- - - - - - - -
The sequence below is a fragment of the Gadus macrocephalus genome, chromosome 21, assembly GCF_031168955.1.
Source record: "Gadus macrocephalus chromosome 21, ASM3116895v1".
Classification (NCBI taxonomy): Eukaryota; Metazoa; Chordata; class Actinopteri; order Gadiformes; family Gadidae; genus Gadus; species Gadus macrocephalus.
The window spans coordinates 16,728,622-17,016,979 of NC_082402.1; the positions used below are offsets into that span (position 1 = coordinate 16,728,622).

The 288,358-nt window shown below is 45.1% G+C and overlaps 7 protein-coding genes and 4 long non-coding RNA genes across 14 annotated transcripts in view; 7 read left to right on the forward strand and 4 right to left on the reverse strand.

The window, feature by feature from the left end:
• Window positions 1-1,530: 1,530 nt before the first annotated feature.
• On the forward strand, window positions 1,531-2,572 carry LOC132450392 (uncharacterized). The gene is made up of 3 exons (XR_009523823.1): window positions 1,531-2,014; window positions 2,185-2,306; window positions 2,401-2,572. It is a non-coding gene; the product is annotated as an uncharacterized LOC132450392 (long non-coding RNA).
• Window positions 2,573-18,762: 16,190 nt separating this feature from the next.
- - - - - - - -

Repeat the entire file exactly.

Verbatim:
The sequence below is a fragment of the Gadus macrocephalus genome, chromosome 21, assembly GCF_031168955.1.
Source record: "Gadus macrocephalus chromosome 21, ASM3116895v1".
Classification (NCBI taxonomy): Eukaryota; Metazoa; Chordata; class Actinopteri; order Gadiformes; family Gadidae; genus Gadus; species Gadus macrocephalus.
The window spans coordinates 16,728,622-17,016,979 of NC_082402.1; the positions used below are offsets into that span (position 1 = coordinate 16,728,622).

The 288,358-nt window shown below is 45.1% G+C and overlaps 7 protein-coding genes and 4 long non-coding RNA genes across 14 annotated transcripts in view; 7 read left to right on the forward strand and 4 right to left on the reverse strand.

The window, feature by feature from the left end:
• Window positions 1-1,530: 1,530 nt before the first annotated feature.
• On the forward strand, window positions 1,531-2,572 carry LOC132450392 (uncharacterized). The gene is made up of 3 exons (XR_009523823.1): window positions 1,531-2,014; window positions 2,185-2,306; window positions 2,401-2,572. It is a non-coding gene; the product is annotated as an uncharacterized LOC132450392 (long non-coding RNA).
• Window positions 2,573-18,762: 16,190 nt separating this feature from the next.